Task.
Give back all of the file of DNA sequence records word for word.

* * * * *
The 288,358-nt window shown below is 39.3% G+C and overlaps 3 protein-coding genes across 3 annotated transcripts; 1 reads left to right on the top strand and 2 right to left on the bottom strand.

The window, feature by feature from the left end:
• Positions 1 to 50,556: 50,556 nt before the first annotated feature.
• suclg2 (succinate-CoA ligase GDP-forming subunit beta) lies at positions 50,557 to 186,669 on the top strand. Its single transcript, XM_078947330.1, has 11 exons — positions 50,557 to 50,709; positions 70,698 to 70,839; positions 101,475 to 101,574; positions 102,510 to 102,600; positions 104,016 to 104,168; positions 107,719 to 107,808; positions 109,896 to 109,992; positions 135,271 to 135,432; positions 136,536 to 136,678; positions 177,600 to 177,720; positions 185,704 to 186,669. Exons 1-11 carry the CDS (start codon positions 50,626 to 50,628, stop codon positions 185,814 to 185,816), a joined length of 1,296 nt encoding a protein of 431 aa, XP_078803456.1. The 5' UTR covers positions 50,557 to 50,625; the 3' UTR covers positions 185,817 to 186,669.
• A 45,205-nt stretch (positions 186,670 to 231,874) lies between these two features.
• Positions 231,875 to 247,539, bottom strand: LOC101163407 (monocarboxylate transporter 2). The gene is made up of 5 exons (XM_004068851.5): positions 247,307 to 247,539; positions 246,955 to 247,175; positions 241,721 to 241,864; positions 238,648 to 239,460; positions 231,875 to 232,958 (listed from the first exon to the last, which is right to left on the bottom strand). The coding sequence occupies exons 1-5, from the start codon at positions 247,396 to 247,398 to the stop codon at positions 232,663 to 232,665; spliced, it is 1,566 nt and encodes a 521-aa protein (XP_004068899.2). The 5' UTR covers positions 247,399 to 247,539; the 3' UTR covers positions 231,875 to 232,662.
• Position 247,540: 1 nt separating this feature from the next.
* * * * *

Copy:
The 288,358-nt window shown below is 39.3% G+C and overlaps 3 protein-coding genes across 3 annotated transcripts; 1 reads left to right on the top strand and 2 right to left on the bottom strand.

The window, feature by feature from the left end:
• Positions 1 to 50,556: 50,556 nt before the first annotated feature.
• suclg2 (succinate-CoA ligase GDP-forming subunit beta) lies at positions 50,557 to 186,669 on the top strand. Its single transcript, XM_078947330.1, has 11 exons — positions 50,557 to 50,709; positions 70,698 to 70,839; positions 101,475 to 101,574; positions 102,510 to 102,600; positions 104,016 to 104,168; positions 107,719 to 107,808; positions 109,896 to 109,992; positions 135,271 to 135,432; positions 136,536 to 136,678; positions 177,600 to 177,720; positions 185,704 to 186,669. Exons 1-11 carry the CDS (start codon positions 50,626 to 50,628, stop codon positions 185,814 to 185,816), a joined length of 1,296 nt encoding a protein of 431 aa, XP_078803456.1. The 5' UTR covers positions 50,557 to 50,625; the 3' UTR covers positions 185,817 to 186,669.
• A 45,205-nt stretch (positions 186,670 to 231,874) lies between these two features.
• Positions 231,875 to 247,539, bottom strand: LOC101163407 (monocarboxylate transporter 2). The gene is made up of 5 exons (XM_004068851.5): positions 247,307 to 247,539; positions 246,955 to 247,175; positions 241,721 to 241,864; positions 238,648 to 239,460; positions 231,875 to 232,958 (listed from the first exon to the last, which is right to left on the bottom strand). The coding sequence occupies exons 1-5, from the start codon at positions 247,396 to 247,398 to the stop codon at positions 232,663 to 232,665; spliced, it is 1,566 nt and encodes a 521-aa protein (XP_004068899.2). The 5' UTR covers positions 247,399 to 247,539; the 3' UTR covers positions 231,875 to 232,662.
• Position 247,540: 1 nt separating this feature from the next.